NASHVILLE, Tenn. (TSU News Service) – Chattanooga Gas, Southern Company Gas and its parent, Southern Company, are donating $100,000 to Tennessee State University to support remote learning initiatives.
The gift is part of the Southern Company Foundation’s and its subsidiaries’ $50 million Historically Black College and Universities Initiative, a multiyear funding strategy announced in January that provides HBCU students with scholarships, internships, leadership development and access to technology and innovation to support career readiness.
“We are very grateful to Chattanooga Gas and the Southern Company Foundation for their investment in Tennessee State University’s students. It creates a meaningful partnership and a collaboration grounded in shared values for years to come,” said Dr. Michael Harris, TSU’s interim provost and vice president for academic affairs. “This generous grant will enhance our technology capabilities in assuring student success during these challenging times of remote learning. It will also impact TSU’s continued commitment to being a leader in online learning innovation, as part of its commitment to academic excellence.”
The funds awarded to TSU will be used to support course redesign software and staff to aid in remote teaching and learning; remote education and delivery resources, tools and materials; and remote streaming equipment, including hotspots, cameras and microphones. This investment will benefit 6,000 undergraduate students.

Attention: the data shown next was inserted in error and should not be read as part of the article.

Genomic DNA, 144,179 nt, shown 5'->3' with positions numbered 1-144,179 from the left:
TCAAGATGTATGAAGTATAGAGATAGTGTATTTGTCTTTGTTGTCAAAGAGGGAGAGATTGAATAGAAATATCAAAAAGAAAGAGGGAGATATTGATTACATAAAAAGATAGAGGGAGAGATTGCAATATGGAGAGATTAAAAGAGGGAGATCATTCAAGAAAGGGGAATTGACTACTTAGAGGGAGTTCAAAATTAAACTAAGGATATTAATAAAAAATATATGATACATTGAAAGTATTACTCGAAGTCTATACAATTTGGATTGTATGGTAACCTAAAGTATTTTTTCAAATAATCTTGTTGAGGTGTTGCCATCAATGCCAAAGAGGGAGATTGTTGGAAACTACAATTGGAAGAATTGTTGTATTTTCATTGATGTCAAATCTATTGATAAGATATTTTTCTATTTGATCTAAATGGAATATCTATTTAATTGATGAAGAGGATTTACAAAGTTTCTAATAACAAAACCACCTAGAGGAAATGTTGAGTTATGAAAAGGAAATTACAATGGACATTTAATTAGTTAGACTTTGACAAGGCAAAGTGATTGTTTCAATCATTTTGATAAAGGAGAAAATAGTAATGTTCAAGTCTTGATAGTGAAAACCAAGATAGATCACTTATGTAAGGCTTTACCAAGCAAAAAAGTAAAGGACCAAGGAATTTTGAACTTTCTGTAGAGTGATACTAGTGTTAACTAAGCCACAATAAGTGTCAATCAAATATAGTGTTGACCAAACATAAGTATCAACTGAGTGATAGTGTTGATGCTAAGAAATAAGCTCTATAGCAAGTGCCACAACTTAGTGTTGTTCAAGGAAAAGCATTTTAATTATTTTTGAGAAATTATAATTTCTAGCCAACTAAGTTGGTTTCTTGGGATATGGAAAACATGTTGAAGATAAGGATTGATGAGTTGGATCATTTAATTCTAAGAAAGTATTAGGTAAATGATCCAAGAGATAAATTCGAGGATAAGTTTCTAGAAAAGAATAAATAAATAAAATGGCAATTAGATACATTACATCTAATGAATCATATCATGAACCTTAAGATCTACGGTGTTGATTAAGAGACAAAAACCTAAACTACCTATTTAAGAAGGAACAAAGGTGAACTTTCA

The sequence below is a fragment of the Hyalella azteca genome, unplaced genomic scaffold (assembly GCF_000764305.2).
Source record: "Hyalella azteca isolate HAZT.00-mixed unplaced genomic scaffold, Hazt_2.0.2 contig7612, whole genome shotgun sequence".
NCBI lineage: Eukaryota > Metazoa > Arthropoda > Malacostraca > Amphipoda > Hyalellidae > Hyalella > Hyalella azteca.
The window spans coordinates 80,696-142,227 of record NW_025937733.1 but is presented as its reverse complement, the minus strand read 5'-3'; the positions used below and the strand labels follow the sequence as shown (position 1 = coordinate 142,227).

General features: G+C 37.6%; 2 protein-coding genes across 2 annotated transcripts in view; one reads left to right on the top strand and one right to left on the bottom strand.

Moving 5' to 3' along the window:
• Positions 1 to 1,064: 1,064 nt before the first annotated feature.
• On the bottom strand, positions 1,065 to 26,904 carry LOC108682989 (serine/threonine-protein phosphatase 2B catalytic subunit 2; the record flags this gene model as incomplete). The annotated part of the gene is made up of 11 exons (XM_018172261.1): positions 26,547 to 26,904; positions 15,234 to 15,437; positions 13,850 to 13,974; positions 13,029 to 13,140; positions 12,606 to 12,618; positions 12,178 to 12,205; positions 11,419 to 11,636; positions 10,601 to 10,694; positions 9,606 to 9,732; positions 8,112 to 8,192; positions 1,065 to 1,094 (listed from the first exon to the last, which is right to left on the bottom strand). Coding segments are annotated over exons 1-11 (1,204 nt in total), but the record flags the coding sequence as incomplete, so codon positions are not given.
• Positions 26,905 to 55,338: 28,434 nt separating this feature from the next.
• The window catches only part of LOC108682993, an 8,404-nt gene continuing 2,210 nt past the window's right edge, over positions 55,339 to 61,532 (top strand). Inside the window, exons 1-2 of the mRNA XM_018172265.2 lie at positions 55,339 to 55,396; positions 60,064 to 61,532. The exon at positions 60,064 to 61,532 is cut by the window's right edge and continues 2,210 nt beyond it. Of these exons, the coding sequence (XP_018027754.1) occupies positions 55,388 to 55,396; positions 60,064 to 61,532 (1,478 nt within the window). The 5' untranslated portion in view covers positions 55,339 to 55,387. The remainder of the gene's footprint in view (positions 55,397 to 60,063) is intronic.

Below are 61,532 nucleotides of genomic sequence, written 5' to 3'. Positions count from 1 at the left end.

“We have students who come from all walks of life, and some don’t have the luxury of having electronic resources and other educational aids, particularly at a time like this when they’re really needed for remote learning,” said TSU senior Gabrielle Kershaw, a Nashville resident majoring in political science and economics. “This donation will be of tremendous help to those students.”
Kim Greene, chairman, president and CEO of Southern Company Gas, said the company is glad to “invest in the next generation of technology leaders,”
“Our goal is to provide resources that will stimulate strategic thinking and creativity, enabling the students attending these schools to create a better future,” said Greene. “We look forward to seeing the great things these students accomplish.”
Pedro Cherry, president and CEO of Chattanooga Gas, said he hopes the funding will “deepen partnerships between business and civic leaders and these vital institutions.
“HBCUs are at the forefront of innovation and academic excellence in the United States, and we hope our company’s investment will only accelerate this important work,” said Cherry.
Since TSU students transitioned to remote learning in March as a result of the coronavirus pandemic, the university has made sure that they have digital devices, such as laptops, to successfully complete their coursework. And TSU officials said going forward they will continue to make sure students have what they need, as well as faculty.
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Founded in 1912, Tennessee State University is Nashville’s only public university, and is a premier, historically black university and land-grant institution offering 39 bachelor’s degree programs, 24 master’s degree programs, and seven doctoral degrees. TSU is a comprehensive research intensive institution with a R-2 Carnegie designation, and has a graduate school on its downtown Avon Williams Campus, along with the Otis Floyd Nursery Research Center in McMinnville, Tennessee. With a commitment to excellence, Tennessee State University provides students with a quality education in a nurturing and innovative environment that prepares them as alumni to be global leaders in every facet of society. Visit the University online at tnstate.edu.